Chicago White Sox: Top of the lineup must improve


Apr 9, 2015; Kansas City, MO, USA; Chicago White Sox batter Adam LaRoche (25) at bat against the Kansas City Royals during the second inning at Kauffman Stadium. Mandatory Credit: Peter G. Aiken-USA TODAY Sports

Sure, the Chicago White Sox are 3-5 overall this season, and at one time in this early season they won three games in a row. They’ve also had a four-game losing streak as well this season.

What gives with this revamped roster of players after just eight games this season? With an off day on Thursday, this is a good and convenient time to take a little closer look at exactly what the first four in the order are doing this season.

For the White Sox, one of many reasons to this slow start of the season is the top of the batting order. Of the first four batters of the lineup, just one is batting over the .200 mark, that being first baseman Jose Abreu, the No. 3 batter at .233.

Lead-off hitter Adam Eaton, a .300 hitter in ’14, has a current average of .118, followed by free agent signee Melky Cabrera at .182 in the No. 2 spot of the order. Adam LaRoche bats fourth in the order as the White Sox designated hitter with a .200 average.

This season combined, the four top-of-the-order batters for the White Sox are a combined 22-for-122 for an average of .180 between the four, a group of players who have very good MLB career numbers and successes.

On Wednesday, the White Sox top four batters were a combined 1-for-16, with Abreu having the lone hit against the Cleveland Indians in a 4-2 loss.

In defense of LaRoche, he did draw three walks in that loss and had the third-best on-base percentage of the current White Sox at .355, but do the White Sox want their designated hitter working on drawing walks (he has five this season) or worrying about hitting the baseball into play?

LaRoche, who is replacing former designed hitter Adam Dunn, is on his pace when it comes to striking out, with 13 strikeouts thus far in ’15 in 25 at-bats. Last year with the Washington Nationals, LaRoche struck out 108 times in 140 games (494 at-bats). has LaRoche swinging at 42.1 percent of the pitches he sees this season (21.6 percent of outside pitches he sees).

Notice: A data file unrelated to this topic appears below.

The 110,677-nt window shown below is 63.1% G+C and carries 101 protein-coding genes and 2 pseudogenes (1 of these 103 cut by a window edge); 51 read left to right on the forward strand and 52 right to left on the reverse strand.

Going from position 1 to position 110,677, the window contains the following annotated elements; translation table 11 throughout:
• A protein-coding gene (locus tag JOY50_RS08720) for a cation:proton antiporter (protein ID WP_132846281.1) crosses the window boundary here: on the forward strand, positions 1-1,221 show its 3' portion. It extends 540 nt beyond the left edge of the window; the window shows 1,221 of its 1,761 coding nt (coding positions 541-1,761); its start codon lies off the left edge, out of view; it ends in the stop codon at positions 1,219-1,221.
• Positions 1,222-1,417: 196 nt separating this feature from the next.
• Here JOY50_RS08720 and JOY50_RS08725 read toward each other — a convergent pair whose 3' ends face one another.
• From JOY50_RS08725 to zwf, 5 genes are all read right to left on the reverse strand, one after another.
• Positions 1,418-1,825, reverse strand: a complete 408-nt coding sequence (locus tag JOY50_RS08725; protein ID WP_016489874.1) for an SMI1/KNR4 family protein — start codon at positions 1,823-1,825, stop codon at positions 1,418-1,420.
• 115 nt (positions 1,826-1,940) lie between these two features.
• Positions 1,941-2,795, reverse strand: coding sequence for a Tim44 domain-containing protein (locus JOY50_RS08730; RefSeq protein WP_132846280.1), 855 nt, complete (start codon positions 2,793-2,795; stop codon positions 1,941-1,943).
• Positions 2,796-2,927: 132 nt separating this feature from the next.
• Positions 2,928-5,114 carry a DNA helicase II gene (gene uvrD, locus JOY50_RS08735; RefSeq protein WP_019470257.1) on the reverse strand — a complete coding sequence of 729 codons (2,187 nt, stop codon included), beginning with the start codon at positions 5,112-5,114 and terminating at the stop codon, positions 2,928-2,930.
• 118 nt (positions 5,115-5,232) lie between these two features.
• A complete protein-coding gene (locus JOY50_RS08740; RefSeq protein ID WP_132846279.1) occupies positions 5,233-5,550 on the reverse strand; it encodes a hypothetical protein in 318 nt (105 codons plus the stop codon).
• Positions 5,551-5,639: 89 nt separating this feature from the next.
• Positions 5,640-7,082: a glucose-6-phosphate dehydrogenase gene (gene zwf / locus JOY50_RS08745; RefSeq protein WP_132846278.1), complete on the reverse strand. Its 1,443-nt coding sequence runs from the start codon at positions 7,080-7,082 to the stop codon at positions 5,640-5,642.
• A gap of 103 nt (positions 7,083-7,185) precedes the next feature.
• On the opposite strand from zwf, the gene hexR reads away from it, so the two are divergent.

For Eaton, his early-season struggles are very surprising, especially after his stellar 2014 season where he batted .300 with 146 hits, 76 runs, 43 walks and an on-base percentage of .362.

More from White Sox News says Eaton swings at 41.8 percent of pitches out of the strike zone this season, compared to 29.3 percent of the time last season. He’s struck out four times this season.

In eight games (34 at-bats), besides his .118 average, Eaton had four hits (two doubles) with an OBP of .118 as well. Those aren’t numbers that a lead-off hitter for a team should have, but what can the White Sox really do this early in the season?

Apr 9, 2015; Kansas City, MO, USA; Chicago White Sox left fielder Melky Cabrera (53) looks on during batting practice prior to a game against the Kansas City Royals at Kauffman Stadium. Mandatory Credit: Peter G. Aiken-USA TODAY Sports

The White Sox are going to have to wait out Eaton, LaRoche and even Cabrera, with his .182 average and .182 on-base percentage in the eight games played as well.

Cabrera has just six hits (none for extra bases) in 33 at-bats, swinging at 37.7 percent of pitches out of the strike zone and 45 percent of total pitches he’s seen this season as stated on his page.

With Abreu, at least he has two home runs this season to go with his .233 average. He currently has an OBP of .303, with a .500 slugging percentage and .803 OPS. His plate discipline shows Abreu swings at 35.5 percent of outside pitches and 80.7 of pitches inside of the strike zone this season via

Apr 9, 2015; Kansas City, MO, USA; Chicago White Sox first basemen Jose Abreu (79) at bat against the Kansas City Royals during the first inning at Kauffman Stadium. Mandatory Credit: Peter G. Aiken-USA TODAY Sports

Compare that to his Rookie of the Year 2014 season, where Abreu swung at a higher percentage of pitches (55.2 percent), but more outside of the strike zone (41.6 percent).

In his eight games played (30 at-bats), Abreu has seven hits, four for extra bases, with two RBIs and seven strikeouts.

With all of those numbers stated, and all of the lack of success this season through eight games out in the open … there is still no reason to be extremely worried with this group of players right now, this early in the season.

Sure, many would like for the top four batters in this order to be playing much better. It comes down to all four of them starting out the season slow, which affects the final outcomes of games, mostly resulting in losses … case in point, the Wednesday 4-2 loss to the Indians.

Remember, the White Sox had the go-ahead run at the plate in Abreu, and he struck out swinging at pitches he should never be swinging at.

Sure, the games mean the same in the standings in April as they do in September, but all teams will go through portions of the season like the White Sox currently are.

Maybe for this club it is a good thing it is happening now, because when they eventually get on a winning streak, White Sox baseball will be enjoyable to watch for the fan base once again.